A gunman killed two people at a Wisconsin casino restaurant and seriously wounded a third before he was killed by police late Saturday, in what authorities said appeared to be a targeted attack. Brown County Sheriff’s Lt. Kevin Pawlak said investigators believe the gunman was seeking a specific person he was angry at. “He was targeting a specific victim who was not there, but he decided to still shoot some of the victim’s friends or co-workers, it appears,” Pawlak said. Pawlak wasn’t sure if the shooter was a former employee of the restaurant, but said “it appears there’s some relationship that had to do with employment.” “Whether or not they all worked there, we’re still working on,” he said. The wounded person was being treated at a Milwaukee hospital, Pawlak said. The attack happened around 7:30 p.m. at the Oneida Casino, operated by the Oneida Nation on the western side of Green Bay, with the casino tweeting that an active shooter was on the scene. Neither the gunman nor the shooting victims were immediately identified. Brown County Sheriff’s Office said they are witholding names of the victims and the suspect until all next of kin can be notified. The office is planning a Monday morning press conference. Jawad Yatim, a witness, said he saw at least two people shot.
Rob Gorodetsky, once a high-profile gambler who drove expensive cars and was betting thousands on sports is now facing more than two years in prison. During a Thursday hearing in the *Dirksen Federal Courthouse*, Judge *Elaine Bucklo* sentenced the man to 28 months in prison over wire fraud. Charges against the 28-year-old Gorodetsky were filed last year in January. Prosecutors *accused him of scamming one investor with $9.6 million* between 2014 and 2018. Once the charges were filed, it was not long before Gorodetsky pleaded guilty. With that in mind, the investor’s name was not publicly revealed but the court’s filing described him as an eye doctor from New Jersey, who happened to be the father of one of Gorodetsky’s girlfriends. Before hearing his sentence, *Gorodetsky apologized for his actions*. He said that he cannot make this right regardless of what he says or does. Although Judge Bucklo acknowledged that Gorodetsky is really young, she stressed that *he was involved in a “massive, massive fraud”*.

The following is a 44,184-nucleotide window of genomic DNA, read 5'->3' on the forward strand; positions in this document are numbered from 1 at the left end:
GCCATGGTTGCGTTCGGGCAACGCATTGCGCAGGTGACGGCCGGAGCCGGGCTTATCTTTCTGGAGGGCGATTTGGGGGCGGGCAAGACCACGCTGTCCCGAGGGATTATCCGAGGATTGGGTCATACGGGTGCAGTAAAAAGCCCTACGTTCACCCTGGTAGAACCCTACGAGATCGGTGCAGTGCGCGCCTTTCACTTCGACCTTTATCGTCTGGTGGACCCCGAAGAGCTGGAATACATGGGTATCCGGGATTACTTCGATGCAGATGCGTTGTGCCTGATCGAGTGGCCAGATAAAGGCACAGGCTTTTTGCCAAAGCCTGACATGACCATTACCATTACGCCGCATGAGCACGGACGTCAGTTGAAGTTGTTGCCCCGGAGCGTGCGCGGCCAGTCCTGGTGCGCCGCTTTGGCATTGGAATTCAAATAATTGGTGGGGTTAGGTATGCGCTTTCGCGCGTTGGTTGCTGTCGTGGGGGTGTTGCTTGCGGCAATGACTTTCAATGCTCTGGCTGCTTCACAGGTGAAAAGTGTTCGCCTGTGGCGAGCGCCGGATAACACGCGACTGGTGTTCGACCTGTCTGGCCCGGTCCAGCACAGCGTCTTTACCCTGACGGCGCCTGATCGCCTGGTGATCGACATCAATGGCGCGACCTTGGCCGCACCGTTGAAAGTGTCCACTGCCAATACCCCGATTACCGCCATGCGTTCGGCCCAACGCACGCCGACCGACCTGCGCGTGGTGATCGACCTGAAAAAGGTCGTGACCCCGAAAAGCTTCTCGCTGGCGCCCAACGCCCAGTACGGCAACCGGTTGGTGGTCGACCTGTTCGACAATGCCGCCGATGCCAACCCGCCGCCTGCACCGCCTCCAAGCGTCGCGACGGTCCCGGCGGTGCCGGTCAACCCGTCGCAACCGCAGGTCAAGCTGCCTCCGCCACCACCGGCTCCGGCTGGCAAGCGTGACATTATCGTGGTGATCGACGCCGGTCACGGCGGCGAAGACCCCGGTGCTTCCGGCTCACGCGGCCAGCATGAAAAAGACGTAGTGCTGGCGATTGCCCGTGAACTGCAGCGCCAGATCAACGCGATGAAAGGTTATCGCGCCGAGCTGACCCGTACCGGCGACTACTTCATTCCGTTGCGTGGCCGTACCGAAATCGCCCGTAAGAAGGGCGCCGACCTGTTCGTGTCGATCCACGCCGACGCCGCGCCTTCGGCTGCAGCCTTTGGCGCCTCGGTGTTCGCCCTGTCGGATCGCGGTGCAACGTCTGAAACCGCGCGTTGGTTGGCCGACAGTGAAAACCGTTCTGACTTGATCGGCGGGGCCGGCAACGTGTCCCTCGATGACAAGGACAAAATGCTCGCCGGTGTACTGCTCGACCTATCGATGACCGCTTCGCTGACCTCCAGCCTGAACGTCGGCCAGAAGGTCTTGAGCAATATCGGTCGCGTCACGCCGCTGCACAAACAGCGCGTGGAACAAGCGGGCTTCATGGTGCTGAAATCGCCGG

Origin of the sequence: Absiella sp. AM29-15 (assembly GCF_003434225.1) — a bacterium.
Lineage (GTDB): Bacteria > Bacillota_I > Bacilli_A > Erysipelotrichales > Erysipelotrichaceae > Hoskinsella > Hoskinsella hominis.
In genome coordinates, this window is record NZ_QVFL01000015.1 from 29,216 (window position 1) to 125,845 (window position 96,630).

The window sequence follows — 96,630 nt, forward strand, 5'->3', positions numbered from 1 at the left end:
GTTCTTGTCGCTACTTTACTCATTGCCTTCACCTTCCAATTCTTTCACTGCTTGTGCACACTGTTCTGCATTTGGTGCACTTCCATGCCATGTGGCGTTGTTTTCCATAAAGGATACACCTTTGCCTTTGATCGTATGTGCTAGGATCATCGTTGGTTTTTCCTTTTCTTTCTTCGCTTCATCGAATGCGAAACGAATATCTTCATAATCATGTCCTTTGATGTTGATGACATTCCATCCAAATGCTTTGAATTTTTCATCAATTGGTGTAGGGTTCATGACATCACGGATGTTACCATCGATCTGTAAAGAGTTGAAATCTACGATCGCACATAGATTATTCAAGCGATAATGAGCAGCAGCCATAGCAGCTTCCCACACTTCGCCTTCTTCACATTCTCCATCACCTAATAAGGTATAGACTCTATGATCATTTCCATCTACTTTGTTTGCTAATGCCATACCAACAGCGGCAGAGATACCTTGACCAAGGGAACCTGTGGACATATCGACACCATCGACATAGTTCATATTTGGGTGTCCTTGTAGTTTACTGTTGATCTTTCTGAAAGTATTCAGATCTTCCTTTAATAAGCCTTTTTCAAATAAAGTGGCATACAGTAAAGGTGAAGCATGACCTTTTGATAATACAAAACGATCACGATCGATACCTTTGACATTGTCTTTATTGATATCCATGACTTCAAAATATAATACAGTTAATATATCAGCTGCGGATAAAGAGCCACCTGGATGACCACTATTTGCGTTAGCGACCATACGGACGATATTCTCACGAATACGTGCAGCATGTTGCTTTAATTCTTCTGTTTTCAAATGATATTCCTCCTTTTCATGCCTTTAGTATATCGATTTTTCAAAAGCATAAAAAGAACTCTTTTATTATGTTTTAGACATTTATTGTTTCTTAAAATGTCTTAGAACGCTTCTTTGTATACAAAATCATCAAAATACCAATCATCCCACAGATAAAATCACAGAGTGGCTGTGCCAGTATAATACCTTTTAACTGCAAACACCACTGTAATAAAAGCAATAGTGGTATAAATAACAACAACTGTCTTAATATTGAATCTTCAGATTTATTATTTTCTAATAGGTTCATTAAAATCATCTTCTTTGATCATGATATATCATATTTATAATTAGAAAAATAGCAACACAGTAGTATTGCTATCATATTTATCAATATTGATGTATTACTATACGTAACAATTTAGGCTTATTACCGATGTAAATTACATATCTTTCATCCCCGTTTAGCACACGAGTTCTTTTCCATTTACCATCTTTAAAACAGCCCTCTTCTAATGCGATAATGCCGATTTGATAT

A Norwich man admitted to embezzling over $680,000, over the course of seven years, from a Farmington-based nonprofit he was the president and chief executive officer of, federal prosecutors said. From 2013 to 2020, Michael Meakem, 59, embezzled at least $683,202 from the Center for Financial Training, they said. He took the money from the nonprofit’s credit card and bank accounts then “used the funds on personal expenses, including alimony payments, meals, cruises, other vacations, and gambling at Connecticut’s casinos,” investigators said. Meakem was the president and chief executive officer for the organization that provided resources and education to people in the financial services industry. He pled guilty to wire fraud in federal court in New Haven Friday and faces a maximum sentence of 20 years in prison.
A Los Angeles police officer and two other men who allegedly orchestrated an illegal gambling operation in which participants placed high-dollar bets on the outcome of the Super Bowl pleaded not guilty Thursday to bookmaking charges. Robert Felix — a 13-year Los Angeles Police Department veteran who was last assigned to the LAPD Transit Services Division — was assigned to his home with no police powers while the investigation continues, the LAPD announced earlier this month. Felix, 50, is charged along with co-defendants Francisco Martin Del Campo, 52, and Gabriel Martin Del Campo, 50. The charges stem from an extensive investigation by the LAPD’s Special Operations Division in partnership with the California Department of Justice’s Bureau of Gambling Control and the California Alcoholic Beverage Control, according to the LAPD.
The charge states that they were given it on the pretence that they were to purchase essential groceries and power cards for them. It is alleged the pair used Margaret’s PIN to withdraw money from accounts. It is stated Gaughan and McDowall used the cards and money to purchase and make payments for their own benefit. Alcohol, gaming purchases, holidays, mobile phones, gambling and other unknown items were allegedly bought. The charge states that these items were not permitted by Margaret and were not for the purposes of providing them groceries or power cards. A total of £110,007.86 was allegedly embezzled by Gaughan and McDowall. The pair pleaded not guilty at Glasgow Sheriff Court to a single embezzlement charge.
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